Quantifying the Effect of an Invader
Nest predation by raccoon dog Nyctereutes procyonoides in the archipelago of Northern Sweden (2018) Dahl & Åhlen, Biological Invasions, https://doi.org/10.1007/s10530-018-1855-4
We’ve spoken about biological invasions at length on EcolMass, and the detrimental effects that the arrival of a new species can have on native populations. Yet eradication is often impossible, and management expensive, so before taking extensive action, it’s always important to ensure that an alien species IS having a negative effect.
The raccoon dog is an Asian species, closely related to foxes, that was introduced to Europe in the early 20th century and has since spread into Scandinavia. Voracious predators that could spread further north due to climate change, our paper this week looks at the extent of their impact on the ecosystems they’ve spread to.
What They Did
Our researchers looked at a series of islands off the coast of Northern Sweden where raccoon dogs are present. Four dogs were captured, sterilised, GPS-tagged and then released onto the islands. Camera traps were set up near a selection of bird nests. To avoid increasing predation risk, artificial nests were also used. Several islands which the raccoon dogs did not have access to were used to establish a baseline for predation, as the islands are also inhabited by native predators like foxes and gulls.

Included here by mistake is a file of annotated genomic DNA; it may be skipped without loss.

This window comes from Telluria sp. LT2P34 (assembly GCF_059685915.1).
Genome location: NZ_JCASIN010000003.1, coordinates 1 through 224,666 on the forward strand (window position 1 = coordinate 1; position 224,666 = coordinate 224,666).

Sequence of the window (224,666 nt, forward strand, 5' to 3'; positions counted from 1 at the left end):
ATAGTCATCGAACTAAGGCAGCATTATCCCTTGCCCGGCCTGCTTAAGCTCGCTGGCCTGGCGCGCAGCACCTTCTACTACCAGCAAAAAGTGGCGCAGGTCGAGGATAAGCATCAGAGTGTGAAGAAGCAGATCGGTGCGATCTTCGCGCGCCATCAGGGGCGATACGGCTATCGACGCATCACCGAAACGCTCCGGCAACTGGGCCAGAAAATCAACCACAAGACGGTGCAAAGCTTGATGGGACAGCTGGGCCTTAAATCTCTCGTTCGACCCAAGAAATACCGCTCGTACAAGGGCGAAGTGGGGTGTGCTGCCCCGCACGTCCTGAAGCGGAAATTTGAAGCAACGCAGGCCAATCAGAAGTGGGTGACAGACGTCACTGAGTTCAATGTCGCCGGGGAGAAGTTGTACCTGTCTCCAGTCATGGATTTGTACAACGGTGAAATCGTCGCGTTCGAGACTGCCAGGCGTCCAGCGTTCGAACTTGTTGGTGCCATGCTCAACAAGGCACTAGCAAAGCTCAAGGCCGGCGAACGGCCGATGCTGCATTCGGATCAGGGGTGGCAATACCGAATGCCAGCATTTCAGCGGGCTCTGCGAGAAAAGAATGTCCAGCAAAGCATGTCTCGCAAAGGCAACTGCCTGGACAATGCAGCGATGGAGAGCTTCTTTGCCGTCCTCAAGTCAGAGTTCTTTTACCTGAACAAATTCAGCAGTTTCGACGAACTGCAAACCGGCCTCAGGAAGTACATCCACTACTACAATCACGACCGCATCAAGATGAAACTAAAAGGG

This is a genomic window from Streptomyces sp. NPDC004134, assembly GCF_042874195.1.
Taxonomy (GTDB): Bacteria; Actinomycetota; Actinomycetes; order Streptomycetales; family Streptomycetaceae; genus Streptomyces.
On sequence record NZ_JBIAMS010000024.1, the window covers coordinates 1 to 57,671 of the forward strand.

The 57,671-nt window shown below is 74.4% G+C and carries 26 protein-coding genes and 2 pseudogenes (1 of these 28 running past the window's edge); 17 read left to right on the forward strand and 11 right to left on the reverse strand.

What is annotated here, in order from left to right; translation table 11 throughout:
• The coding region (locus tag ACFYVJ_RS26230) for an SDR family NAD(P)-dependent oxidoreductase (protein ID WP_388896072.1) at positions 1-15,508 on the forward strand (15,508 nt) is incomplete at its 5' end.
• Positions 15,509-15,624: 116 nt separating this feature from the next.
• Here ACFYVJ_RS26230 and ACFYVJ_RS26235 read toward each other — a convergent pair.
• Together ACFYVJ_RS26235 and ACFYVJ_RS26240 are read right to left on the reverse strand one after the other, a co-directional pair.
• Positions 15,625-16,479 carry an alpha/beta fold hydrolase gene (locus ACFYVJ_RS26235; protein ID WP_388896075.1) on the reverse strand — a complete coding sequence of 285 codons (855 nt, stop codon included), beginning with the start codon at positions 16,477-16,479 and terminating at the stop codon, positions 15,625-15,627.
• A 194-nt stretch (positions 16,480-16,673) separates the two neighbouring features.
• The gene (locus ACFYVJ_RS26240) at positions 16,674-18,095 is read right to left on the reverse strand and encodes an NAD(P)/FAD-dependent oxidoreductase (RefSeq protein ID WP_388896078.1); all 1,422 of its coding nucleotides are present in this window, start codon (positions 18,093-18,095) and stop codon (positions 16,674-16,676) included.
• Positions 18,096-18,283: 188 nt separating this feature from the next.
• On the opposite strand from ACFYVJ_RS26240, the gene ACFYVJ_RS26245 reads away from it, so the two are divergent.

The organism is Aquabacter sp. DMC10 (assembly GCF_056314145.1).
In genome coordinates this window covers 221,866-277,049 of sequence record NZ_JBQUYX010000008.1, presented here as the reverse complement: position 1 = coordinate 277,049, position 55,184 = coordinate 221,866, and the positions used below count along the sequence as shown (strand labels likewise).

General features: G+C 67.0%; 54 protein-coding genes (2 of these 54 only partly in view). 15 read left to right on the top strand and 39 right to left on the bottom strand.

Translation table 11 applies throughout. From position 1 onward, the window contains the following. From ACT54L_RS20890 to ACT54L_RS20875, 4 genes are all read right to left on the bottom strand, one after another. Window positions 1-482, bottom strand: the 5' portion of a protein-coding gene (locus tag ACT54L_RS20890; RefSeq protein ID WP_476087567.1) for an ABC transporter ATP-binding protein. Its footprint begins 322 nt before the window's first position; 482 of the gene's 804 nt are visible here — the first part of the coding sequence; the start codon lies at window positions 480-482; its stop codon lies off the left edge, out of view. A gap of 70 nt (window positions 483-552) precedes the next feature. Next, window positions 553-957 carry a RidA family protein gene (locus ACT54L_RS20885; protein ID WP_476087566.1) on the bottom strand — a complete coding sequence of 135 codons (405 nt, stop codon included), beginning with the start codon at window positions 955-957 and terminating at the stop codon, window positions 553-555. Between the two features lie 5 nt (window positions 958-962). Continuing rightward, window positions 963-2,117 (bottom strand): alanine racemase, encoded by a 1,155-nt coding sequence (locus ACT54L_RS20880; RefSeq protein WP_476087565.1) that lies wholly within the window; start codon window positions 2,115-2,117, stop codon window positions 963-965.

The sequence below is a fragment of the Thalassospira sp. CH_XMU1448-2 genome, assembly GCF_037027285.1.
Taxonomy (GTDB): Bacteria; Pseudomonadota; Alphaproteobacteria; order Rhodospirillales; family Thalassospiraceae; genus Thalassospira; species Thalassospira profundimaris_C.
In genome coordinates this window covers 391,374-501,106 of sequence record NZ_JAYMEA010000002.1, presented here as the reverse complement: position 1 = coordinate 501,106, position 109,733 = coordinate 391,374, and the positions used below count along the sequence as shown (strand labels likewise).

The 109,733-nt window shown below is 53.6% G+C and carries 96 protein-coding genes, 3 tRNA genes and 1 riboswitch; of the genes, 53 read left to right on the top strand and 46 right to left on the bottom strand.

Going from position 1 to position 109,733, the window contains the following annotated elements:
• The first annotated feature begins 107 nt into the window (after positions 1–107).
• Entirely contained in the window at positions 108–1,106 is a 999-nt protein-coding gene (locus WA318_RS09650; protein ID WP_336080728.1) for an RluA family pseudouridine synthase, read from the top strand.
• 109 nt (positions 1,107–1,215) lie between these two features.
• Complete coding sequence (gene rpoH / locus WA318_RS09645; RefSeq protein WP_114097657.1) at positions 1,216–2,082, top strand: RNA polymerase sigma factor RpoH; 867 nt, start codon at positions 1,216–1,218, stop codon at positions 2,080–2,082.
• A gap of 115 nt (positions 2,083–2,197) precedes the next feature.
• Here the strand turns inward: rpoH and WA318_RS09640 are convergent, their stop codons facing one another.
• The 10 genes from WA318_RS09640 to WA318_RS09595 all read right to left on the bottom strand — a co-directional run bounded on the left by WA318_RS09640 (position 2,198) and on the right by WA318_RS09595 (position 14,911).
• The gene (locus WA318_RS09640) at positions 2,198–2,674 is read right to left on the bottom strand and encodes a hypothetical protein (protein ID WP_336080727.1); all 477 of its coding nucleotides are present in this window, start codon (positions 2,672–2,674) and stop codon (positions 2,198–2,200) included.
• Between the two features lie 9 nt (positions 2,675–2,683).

It is not a given that the introduction of a new predator will increase predation, as an extra predator can mute the effects of others. So the main goal was to see whether or not the presence of the raccoon dogs increased predation on the nests. If nests on islands with raccoon dogs were preyed on more often, then predation by the dogs would place further pressure on local populations.
Did You Know: Judas Animals
Traditionally used by farmers to coax their herds to slaughterhouses, Judas animals are members of a social animal species that will help humans in locating other members of their species. The technique has been used extensively for species which are highly social like goats, camels, and carp. Researchers will tag a member of an invasive species and then release them into the wild, then track them until they have met up with their herd, at which point they will cull the herd. This technique is being used in Sweden to locate and desex raccoon dogs, bringing down the breeding population.
What Did They Find Out?
There was much higher predation on islands where the raccoon dogs were present, confirming their additive effect on egg predation. The dogs also actively scared birds away from their nests in order to prey on the eggs, in contrast to the predatory birds, which do not scare larger prey species, or foxes and mink, which tend not to swim out to the islands. The raccoon dogs were also prolific swimmers, often moving between islands during the periods surveyed.
The number of dogs used in this study was extremely low, and only one test site was used, giving fairly low statistical power. All dogs had been sterilised, which may have affected their behaviour, with foraging behaviour perhaps different in situations when procreation and care for young was possible.
The raccoon dogs have a clearly negative effect on local bird populations, and will be able to move further north as the climate warms, with island populations clearly not exempt from this threat. This is worrying, however their ability to move around at such speeds means that the current management protocol, that of capture, sterilisation and release, could be quite effective in the future.